From the shadows, Anonymous battles Scientology

Washington, USA - With their dark suits, leering masks and signs warning of what they call the "cult" of Scientology, the protest group Anonymous may startle a few visitors to Millennium Park on Saturday.

But that's what the participants are hoping for.

"Outfits and the outrageous help get people's attention," said Eric Szulczewski of Clarendon Hills, one of a few members of Anonymous willing to give his name.

An Internet-based group that claims more than 10,000 members worldwide, Anonymous has assembled in the downtown park four times to criticize the Church of Scientology, arousing the curiosity of onlookers and the consternation of Scientologists. The church has called it a cyber-terrorist organization, and members have been known to show up and monitor the protests.

Once they have peoples' attention, Szulczewski said, Anonymous delivers its message: that Scientology exploits its followers and encourages harm to outsiders. Scientologists counter that Anonymous is ignorant about their religion and has committed serious crimes against their church and others.

On Saturday in Millennium Park, Anonymous is planning its first Midwestern regional protest, from 11 a.m. to 4 p.m. Don't expect a typical protest scene. Chat up a masked protester for a while and you may be offered some cupcakes or other baked goods, said to be common at Anonymous events. Members may strike an exaggerated pose along Michigan Avenue to turn drivers' heads or carry a sign reading: "Don't worry. We're from the Internet."

Participants in Anonymous—who shun the terms "member" and "group"— are unknown even to one another, going by the aliases they use on various Internet sites for exchanging information. Emerging from Internet forums sometime in the last few years, they have no leaders, no public representatives and no headquarters. They say their arguments against Scientology are based on Internet research and talking with former devotees.

"The computer geeks are now in alliance with the opponents of the church, and they have a capacity to organize electronically that traditional protest groups don't," said David Bromley, a professor who studies new religious movements at Virginia Commonwealth University in Richmond. He called the group "a new kind of opposition."

Controversy has long surrounded Scientology. Since the church was founded by American author L. Ron Hubbard in 1954, it has come under scrutiny by several national governments as well as the media, in part because Tom Cruise and other Hollywood actors have openly embraced the religion.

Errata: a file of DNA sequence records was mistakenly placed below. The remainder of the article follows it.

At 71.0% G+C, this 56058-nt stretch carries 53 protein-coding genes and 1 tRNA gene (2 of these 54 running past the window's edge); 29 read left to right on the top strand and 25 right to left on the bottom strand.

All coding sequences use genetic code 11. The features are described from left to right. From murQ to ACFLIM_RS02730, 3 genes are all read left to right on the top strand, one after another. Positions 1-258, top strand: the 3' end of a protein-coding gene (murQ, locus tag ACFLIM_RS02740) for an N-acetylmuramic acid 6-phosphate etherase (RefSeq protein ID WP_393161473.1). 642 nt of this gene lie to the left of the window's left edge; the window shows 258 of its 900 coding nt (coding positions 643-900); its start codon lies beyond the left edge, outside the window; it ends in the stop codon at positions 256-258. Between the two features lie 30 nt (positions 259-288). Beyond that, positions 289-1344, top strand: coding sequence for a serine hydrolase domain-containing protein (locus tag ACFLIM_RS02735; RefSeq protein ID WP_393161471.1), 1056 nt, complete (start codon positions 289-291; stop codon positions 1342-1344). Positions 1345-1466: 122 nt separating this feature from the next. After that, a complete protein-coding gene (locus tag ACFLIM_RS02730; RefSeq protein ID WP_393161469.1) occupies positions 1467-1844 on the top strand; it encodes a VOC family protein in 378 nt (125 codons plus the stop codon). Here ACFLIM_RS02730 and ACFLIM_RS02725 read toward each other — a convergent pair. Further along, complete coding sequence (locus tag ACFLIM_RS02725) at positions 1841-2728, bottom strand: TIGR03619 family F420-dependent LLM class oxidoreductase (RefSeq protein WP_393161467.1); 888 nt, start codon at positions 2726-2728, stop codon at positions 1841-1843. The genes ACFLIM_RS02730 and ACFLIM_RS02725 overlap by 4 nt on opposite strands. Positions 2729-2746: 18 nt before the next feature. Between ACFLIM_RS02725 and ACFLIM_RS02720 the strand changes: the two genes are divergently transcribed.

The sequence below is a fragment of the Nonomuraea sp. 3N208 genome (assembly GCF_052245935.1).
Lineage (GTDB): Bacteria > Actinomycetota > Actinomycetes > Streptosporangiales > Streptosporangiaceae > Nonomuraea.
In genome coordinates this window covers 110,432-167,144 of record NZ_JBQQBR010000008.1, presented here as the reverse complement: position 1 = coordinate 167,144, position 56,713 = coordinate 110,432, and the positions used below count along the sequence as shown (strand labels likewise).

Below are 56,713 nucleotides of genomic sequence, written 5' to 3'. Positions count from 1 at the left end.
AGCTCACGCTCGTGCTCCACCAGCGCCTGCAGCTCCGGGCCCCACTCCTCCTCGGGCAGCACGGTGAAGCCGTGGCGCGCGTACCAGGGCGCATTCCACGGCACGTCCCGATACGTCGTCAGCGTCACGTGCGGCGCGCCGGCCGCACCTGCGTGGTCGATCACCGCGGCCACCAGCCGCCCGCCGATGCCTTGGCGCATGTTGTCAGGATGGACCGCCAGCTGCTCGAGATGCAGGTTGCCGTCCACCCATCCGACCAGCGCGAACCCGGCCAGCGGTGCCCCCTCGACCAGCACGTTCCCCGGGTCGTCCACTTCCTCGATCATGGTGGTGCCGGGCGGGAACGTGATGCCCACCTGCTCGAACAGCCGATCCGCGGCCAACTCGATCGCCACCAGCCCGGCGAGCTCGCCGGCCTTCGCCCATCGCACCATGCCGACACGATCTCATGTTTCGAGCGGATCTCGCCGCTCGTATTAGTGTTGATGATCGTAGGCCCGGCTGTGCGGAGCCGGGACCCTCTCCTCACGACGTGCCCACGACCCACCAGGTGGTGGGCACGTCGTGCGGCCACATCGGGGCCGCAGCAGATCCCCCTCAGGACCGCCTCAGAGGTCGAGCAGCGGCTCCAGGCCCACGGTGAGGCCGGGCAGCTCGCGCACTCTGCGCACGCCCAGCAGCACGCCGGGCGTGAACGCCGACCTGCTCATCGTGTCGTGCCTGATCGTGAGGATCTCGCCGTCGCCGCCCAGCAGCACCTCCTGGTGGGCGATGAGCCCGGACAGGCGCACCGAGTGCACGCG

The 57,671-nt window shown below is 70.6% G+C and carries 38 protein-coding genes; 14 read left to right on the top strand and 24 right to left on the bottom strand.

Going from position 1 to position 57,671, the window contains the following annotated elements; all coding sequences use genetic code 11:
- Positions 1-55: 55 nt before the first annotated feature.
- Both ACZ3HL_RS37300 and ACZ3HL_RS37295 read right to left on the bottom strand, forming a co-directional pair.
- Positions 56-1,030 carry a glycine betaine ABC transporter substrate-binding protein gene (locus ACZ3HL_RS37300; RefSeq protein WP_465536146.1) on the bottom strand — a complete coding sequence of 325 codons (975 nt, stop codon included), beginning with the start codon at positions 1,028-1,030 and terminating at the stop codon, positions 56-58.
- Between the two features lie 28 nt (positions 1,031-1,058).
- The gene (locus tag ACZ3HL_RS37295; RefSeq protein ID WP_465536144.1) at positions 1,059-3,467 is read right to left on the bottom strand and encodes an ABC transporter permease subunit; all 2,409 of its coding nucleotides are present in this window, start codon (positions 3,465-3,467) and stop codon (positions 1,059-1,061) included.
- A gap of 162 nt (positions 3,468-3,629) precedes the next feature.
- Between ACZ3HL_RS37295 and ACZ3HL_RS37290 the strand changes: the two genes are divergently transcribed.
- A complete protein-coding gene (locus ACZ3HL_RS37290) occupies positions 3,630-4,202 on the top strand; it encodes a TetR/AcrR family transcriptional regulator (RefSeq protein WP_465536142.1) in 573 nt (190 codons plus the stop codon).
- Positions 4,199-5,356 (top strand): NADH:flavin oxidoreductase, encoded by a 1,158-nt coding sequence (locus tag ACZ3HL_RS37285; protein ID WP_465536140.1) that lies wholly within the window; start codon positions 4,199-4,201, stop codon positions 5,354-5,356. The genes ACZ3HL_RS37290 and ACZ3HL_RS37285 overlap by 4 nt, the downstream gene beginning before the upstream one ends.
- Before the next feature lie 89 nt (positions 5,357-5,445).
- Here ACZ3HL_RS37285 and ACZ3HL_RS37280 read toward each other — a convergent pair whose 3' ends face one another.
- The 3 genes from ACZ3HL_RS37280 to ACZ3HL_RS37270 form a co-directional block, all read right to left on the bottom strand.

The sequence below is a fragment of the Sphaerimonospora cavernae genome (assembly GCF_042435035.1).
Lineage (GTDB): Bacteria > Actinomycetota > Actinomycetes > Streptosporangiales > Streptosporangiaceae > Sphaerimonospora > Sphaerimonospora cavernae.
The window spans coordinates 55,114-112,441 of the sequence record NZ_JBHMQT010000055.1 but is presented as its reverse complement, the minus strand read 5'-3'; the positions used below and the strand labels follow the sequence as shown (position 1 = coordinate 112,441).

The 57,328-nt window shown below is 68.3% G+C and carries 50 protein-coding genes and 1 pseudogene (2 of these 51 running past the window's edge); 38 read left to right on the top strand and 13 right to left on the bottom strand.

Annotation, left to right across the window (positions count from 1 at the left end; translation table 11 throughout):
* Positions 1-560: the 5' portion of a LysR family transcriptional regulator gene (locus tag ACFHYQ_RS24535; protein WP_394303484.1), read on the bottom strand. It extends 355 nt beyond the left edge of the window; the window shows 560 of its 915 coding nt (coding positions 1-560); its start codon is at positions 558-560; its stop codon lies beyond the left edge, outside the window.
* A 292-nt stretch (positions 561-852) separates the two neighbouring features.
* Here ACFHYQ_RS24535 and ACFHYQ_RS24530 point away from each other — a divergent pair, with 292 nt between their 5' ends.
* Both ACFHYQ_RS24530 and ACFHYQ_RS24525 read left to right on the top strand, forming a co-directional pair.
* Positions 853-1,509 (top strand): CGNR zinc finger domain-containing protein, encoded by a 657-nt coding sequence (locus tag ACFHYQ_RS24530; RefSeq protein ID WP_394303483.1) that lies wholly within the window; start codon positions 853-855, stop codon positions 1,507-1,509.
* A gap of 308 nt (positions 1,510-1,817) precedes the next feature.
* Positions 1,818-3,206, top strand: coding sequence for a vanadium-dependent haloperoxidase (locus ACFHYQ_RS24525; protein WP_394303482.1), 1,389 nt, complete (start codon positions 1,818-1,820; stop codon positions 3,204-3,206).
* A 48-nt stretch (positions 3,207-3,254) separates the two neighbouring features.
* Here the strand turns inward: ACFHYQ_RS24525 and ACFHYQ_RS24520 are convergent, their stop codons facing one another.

Scientology, which now claims more than 10 million followers, teaches that man can improve his life through the study of himself and his fellows, as well as by undergoing counseling sessions known as "auditing," said church spokesman Tommy Davis.

Anonymous alleges the church has charged exorbitant sums of money for spiritual teachings, encouraged members to harm those considered critical of the religion, and forced members to shun anti-Scientologist relatives—all statements that have been publicly affirmed by former Scientologists.

Church spokeswoman Karin Pouw denied each claim in a written statement, calling the allegations gross distortions or exaggerations.

Anonymous member Jason Tippett, of Normal, Ill., said there is a difference between protesting Scientology and protesting the church. Though no one participant can speak for all, he said, the consensus of Anonymous is that the church structure—not the religious practice—should be peacefully dismantled.

"Lots of us are atheist or have kind of odd religions," Tippett said. "If you're crazy and hurting someone, that's the line."

The Church of Scientology says Anonymous members are the hurtful ones, citing as one example a series of YouTube videos allegedly posted by the group that threaten to destroy the church. Davis said the church has reported to authorities thousands of cases of alleged harassment, threats and other crimes by the group.

"Anonymous is a group dedicated to hate and the fostering of intolerance and bigotry, regardless of any claims to the contrary," Pouw wrote. "Scientology is by no means the first, the last or the only targets of Anonymous."

Both the church and Anonymous concede that it's difficult to determine whether an individual act was committed by an Anonymous "member." Chicago police and the FBI said they couldn't confirm or deny any investigations involving Anonymous, but knew of no charges filed against participants or arrests made.

During a protest by Anonymous on July 12, about two dozen masked activists scattered along an entrance to the park on Michigan Avenue, wielding signs and pamphlets.

Tom Meir, who was visiting Chicago from Israel, decided to stop and talk to Anonymous members for several minutes. He said the group might actually be helping Scientology by publicizing it, since he hadn't heard much about the religion before.

"I just now heard the story behind it, other than from watching the ' South Park' episode," said Meir, 22. He vowed to look further into the matter.